Eta Carinae, a Home-Grown Mystery - January 2003
Even as astronomers probe the farthest edges of the Universe billions of light years away to unlock its wondrous mysteries, there are still baffling mysteries right here in our own Milky Way Galaxy. A big, beautiful star named Eta Carinae is one such example. At the American Astronomical Society meeting in January, scientists presented new data about this enigmatic star that challenges long-held beliefs.
Among the most fundamental mysteries is the life cycle of really big stars, those that are over ten times more massive than our Sun. This includes how such stars are created, how they live their lives (with important consequences for how matter and energy are distributed throughout the galaxies), and how they die in spectacular supernova explosions. Such explosions, equal in power to that of an entire galaxy, forge the elements that make up Earth and everything on it, including us.
Eta Carinae is perhaps the most famous of the really big stars. It first gained widespread attention about 160 years ago when it flared spectacularly from obscurity to become one of the brightest in the sky. Found in the Southern Hemisphere skies in the constellation Carina about 7,500 light years from Earth, Eta Carinae is one of the most massive and intrinsically brightest stars known in the Milky Way Galaxy. It has a mass of at least 100 Suns, a figure that challenges theories concerning the upper limit of stellar mass.
As a result of continuous monitoring of its X-ray emissions since 1996, as well as spottier observations back to the earlier 1990s, some astronomers think "Eta-Car" may in fact be two stars. These observations have revealed a distinct five-and-a-half year cycle in Eta-Car's X-ray emissions. "If Eta Carinae is in fact two stars, the X-ray output should vary with the orbital period of a smaller star revolving around a larger star in each cycle, and this is in fact what we see," said Michael F. Corcoran, a researcher with USRA working at NASA's Goddard Space Flight Center, at the AAS January meeting.
Corcoran and his team have been carefully tracking the X-ray emissions from Eta-Car using the data gathered continuously by the Rossi X-ray Timing Explorer satellite since 1996, as well as earlier with the Roentgen Satellite (ROSAT). They now have seen Eta-Car repeating its cycle, bolstering their initial interpretation.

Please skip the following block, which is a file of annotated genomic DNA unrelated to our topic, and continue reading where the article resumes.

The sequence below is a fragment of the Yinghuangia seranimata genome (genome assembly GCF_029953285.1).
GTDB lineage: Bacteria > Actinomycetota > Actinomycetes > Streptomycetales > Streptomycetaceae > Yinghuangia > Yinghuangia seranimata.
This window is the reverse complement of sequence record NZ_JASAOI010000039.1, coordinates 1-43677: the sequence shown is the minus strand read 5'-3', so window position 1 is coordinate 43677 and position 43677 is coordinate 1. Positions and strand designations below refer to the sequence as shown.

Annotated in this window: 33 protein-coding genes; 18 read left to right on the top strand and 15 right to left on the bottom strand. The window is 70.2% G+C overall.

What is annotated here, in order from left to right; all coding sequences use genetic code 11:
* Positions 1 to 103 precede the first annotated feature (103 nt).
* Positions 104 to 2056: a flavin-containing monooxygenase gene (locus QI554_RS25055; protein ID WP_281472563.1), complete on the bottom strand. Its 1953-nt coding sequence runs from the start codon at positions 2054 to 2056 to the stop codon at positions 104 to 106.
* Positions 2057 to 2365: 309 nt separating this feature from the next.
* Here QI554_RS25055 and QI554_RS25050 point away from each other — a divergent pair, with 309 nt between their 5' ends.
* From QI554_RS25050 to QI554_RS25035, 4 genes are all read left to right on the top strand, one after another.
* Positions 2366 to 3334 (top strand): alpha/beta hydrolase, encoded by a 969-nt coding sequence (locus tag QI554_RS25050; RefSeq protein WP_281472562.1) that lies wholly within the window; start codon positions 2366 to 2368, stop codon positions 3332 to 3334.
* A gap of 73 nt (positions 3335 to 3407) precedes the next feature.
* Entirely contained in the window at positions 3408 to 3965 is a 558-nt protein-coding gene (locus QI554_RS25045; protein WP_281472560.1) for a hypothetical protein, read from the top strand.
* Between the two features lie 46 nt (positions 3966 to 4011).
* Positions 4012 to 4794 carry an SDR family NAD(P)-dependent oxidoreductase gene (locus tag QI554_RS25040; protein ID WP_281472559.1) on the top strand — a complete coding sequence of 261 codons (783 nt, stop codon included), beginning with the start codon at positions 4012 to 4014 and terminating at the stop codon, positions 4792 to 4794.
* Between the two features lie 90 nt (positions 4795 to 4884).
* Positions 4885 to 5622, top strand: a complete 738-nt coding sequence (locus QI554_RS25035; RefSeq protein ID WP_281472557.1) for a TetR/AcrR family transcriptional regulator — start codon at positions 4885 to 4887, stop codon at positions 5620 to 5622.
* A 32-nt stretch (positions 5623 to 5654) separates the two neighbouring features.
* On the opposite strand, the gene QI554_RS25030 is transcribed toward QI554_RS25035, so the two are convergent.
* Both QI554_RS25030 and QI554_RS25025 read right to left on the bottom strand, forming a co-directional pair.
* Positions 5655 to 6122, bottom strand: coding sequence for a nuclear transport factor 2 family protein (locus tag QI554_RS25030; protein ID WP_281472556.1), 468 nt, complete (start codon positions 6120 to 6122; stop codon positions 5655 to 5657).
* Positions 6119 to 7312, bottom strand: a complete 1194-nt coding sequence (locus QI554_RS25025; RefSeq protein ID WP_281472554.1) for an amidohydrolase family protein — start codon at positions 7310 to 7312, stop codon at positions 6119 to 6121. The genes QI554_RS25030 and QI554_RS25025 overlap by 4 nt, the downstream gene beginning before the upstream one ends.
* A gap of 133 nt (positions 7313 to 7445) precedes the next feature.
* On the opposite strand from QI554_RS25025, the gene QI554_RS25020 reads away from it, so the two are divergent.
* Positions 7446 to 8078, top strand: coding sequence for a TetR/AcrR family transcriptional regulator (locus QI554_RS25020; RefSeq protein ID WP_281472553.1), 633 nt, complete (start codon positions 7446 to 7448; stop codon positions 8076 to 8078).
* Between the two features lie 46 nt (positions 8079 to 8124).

As explained by Corcoran, the two-star theory proposes that a smaller or "companion" star with a mass of about 30 Suns swings around on a highly elliptical orbit every 5.52 years around a central or "primary" star. The primary star has a mass of at least 100 Suns. As the companion star swoops in, the streams of charged particles blown off from each star begin colliding, producing highly energetic radiation in the form of X-rays.
The X-ray emission intensity rises as the two stars get closer because the clouds of charged particles flowing out from each star gets denser. The emissions abruptly drops to zero as the companion star swings -- from our perspective on Earth -- behind the primary star in such a way that its stellar winds are pointing away from us. The emissions begin again as the stellar winds of the companion star begin facing us again.
Surprisingly, though, Corcoran and his colleagues have also found that Eta Carinae is emitting more X rays during this particular cycle than last time, even as it emits less of other types of electromagnetic radiation. "This may be due to differing amounts of stellar material being blown off of each star during the 5.52-year cycle," Corcoran said.
Not everyone agrees with the two-star idea. Scientists cite the complicated visible and ultraviolet emissions from Eta-Car, which are not explained as well with a two-star model as with the "single star" model periodically belching out big emissions of gas. Such emissions could result from the combined effects of rotation, gravity, and pressure in an unusually large star.
With the next X-ray peak expected in early summer, a large observation campaign is planned that will use an array of ground-based and satellite instruments, including the Hubble Space Telescope and the Chandra X-ray Observatory. The multiwavelength data it provides could answer fundamental questions about what the upper mass limit on giant stars is. These answers, in turn, will help astronomers determine the life cycle of stars like Eta-Car that, during their lives, shape the Galaxy and, through their deaths, seed the galaxy with the elements materials from which ourselves and our world come.